A Seductive Trap: The Superior False Self

Getting off the cross

By Cathy Eck

 

Seductive Trap

The false self is the opposite of the True Self.  But the reverse doesn’t apply.  The True Self isn’t the opposite of the false self.  Sounds illogical, I know.  But when you understand this, you’ll no longer fall into a very seductive trap.

Look at the most popular self-help programs today, and you’ll notice that they take something that is unwanted (false belief) and flip to the opposite thinking.  It now sounds like they’re teaching the truth.  But they aren’t.  They’re expressing the opposite of something false.  True words inserted into the false self are still false, not true.

Truth is accessed by the elimination of all that’s false, not the opposition of it.  I’ve often labeled this false superiority clone mind; it’s a huge trap for seekers.

 

Truth Has No Opposite

If we’re caught in this trap, we’ll feel like we’re good or right; and there’s an enemy out there that’s wrong or evil.  We’ll often feel proud of our superior position or expertise.  We might feel angry or fearful when we think of the opposition.  The best technique for getting rid of this mental trap is the triangle process.  When we eliminate both the right and the wrong, the good and the evil, from our OWN mind, we naturally end up resting in the truth, without opposite.  Now the beliefs of others show up as meaningless, false, and powerless.  They aren’t opposing us anymore.

People spend fortunes on programs that prey on our susceptibility to this trap.  If our undesirable state is poverty, they teach us how to get rich.  If we’ve been taught that we’re sinners, they’ll teach us how to be good.  We don’t want to be fat; so they teach us how to be thin.

Initiates called this being stuck on the cross.  It’s a great metaphor.  It means you’re stuck on the horizontal arms of the cross moving between opposites.  You can’t move in the vertical direction toward truth.

 

An Example

One day you’re feeling unloved.  You’re very aware of your beliefs and emotions.  Underneath your emotion is a belief like, “Nobody loves me or I don’t matter.”  If you dive down into your emotions, you’ll discover the exact causal belief.  You’ll realize that your belief isn’t true because it feels horrible, and you’ll let it go.  You’ll never believe that thinking and the corresponding emotional signal again.  If you happen to think it, it will look silly and false.

But let’s say that instead of letting go of the causal belief, a friend or family member comes along and says “I love you.  Don’t feel bad.”  It feels like they fixed your problem.  But they just put sprinkles on your bullshit.  For now, the emotion appears to be gone because your mind temporarily focuses on their nice words.  But that fix will wear off; you’ll need them to tell you those words again and again and again.  If they don’t say the words when you feel unloved, you might manipulate them into telling you they love you.  You might work tirelessly to get approval and love from any outsider, you could take drugs to numb yourself, or you might even pay someone else to give  you love.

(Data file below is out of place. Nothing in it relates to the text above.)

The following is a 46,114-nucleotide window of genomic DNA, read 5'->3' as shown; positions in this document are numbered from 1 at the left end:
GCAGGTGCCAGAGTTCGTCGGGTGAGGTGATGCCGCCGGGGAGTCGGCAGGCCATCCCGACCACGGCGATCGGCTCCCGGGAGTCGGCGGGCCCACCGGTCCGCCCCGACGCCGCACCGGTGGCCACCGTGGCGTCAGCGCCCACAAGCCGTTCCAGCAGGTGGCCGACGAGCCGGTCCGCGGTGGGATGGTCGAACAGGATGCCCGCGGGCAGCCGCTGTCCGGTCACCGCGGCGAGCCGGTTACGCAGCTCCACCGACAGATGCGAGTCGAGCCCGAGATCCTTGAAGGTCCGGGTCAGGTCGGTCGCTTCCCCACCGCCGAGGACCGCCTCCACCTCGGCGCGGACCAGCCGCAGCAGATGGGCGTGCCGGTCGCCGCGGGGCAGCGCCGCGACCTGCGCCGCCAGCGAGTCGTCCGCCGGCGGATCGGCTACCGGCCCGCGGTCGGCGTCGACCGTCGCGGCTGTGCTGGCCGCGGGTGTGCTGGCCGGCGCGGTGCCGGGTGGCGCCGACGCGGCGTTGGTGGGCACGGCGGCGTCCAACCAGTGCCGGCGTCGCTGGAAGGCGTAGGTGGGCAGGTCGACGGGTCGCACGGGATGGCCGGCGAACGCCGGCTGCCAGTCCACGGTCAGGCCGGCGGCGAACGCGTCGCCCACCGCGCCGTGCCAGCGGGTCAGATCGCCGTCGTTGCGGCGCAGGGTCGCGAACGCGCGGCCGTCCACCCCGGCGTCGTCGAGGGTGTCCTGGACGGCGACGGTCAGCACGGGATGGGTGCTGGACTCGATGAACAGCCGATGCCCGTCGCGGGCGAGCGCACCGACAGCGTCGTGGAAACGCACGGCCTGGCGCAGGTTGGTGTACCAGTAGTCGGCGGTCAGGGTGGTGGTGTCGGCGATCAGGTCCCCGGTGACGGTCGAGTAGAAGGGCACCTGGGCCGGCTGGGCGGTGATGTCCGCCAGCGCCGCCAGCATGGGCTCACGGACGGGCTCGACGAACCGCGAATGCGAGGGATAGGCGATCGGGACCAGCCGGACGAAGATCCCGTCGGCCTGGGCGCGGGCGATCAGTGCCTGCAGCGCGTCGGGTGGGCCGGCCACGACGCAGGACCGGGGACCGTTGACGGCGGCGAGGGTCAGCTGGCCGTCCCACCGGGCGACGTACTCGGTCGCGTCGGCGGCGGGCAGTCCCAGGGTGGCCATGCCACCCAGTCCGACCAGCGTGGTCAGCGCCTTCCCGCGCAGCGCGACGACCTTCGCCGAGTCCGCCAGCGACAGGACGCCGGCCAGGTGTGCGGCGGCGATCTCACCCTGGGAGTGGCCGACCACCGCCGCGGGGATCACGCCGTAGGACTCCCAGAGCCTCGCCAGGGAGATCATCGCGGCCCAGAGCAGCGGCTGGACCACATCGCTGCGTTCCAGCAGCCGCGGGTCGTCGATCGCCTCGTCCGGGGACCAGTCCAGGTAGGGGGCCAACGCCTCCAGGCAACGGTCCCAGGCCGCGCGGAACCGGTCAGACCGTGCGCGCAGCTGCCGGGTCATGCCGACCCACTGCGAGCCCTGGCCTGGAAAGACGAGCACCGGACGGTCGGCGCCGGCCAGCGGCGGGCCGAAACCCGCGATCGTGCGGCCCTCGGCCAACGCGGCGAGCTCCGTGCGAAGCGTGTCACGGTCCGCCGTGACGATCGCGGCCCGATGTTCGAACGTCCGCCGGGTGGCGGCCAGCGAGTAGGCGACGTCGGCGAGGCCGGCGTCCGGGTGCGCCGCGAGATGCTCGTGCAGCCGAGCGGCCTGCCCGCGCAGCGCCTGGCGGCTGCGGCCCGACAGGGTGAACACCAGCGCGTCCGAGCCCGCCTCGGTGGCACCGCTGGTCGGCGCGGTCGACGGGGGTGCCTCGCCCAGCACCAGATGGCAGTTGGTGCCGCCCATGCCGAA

People look for gurus and priests to tell them that they’re spiritual and good, teachers to tell them they can become prosperous, and doctors to tell them they’re healthy, etc.  We’ll accept belief after belief to patch our holes.  But the holes don’t stay patched.  The causal belief is still there, and it will reopen the hole in time.  Our holes need constant maintenance.

 

We Can Let Go

Occasionally, someone realizes that the answer isn’t outside.  They’ve looked everywhere, but they still have holes.  They realize that they’ve been trying to fix an imperfection that wasn’t even true.  The imperfection was a false, causal belief.  Now they’re ripe for initiation.  They’ll let go of anything.

Until the false self looks painfully stupid and wrong, most people won’t let it go.  The false self is very resistant to letting go of anything that it believes makes it superior.  People fear that if they let go of their positive bubbly self, they’ll become negative.  They fear that if they let go of their good girl or boy, they’ll become evil.  That isn’t true as long as we let go of both of the opposing sides of duality (triangle process).

If they’re an expert, their false mind will try to hold on to knowledge.  That’s how they make money.  They don’t realize that letting go of knowledge reveals true wisdom.  Wisdom is the only thing that’s true.  It can fulfill our desires much better than knowledge.

If we’re in a religion that says we’ve been chosen and everyone else is going to die in the apocalypse, we’re in a false superior trap.  We don’t want to lose our spot on the train to heaven so we hold on to our beliefs.

This is where the win-win test is invaluable.  We must look at our thoughts to see if they work for everyone in the universe.  If they don’t, they’re false beliefs with an opposite.  We’re in a false superior place.  It’s often hard to see the opposite within without the win-win test.  We’ve all become so good at projecting our unwanted beliefs on to others.  We’re sure the other is evil or wrong.  We don’t believe that our letting go can strip their false power, but it can.  Because they’re simply reflecting the other half of our dual thinking.  They complete us.  Yikes!!!

The goal of initiation was no beliefs — none, nada.  It allowed one to return to a pure, creative and unified state of mind.  After purification, the initiates inserted beliefs in their minds for creative purposes only; they let the beliefs go when their creative usefulness was done.  All creation was beneficial for everyone.  They never saw themselves as special or superior.  They didn’t have enemies.  They only saw themselves as free.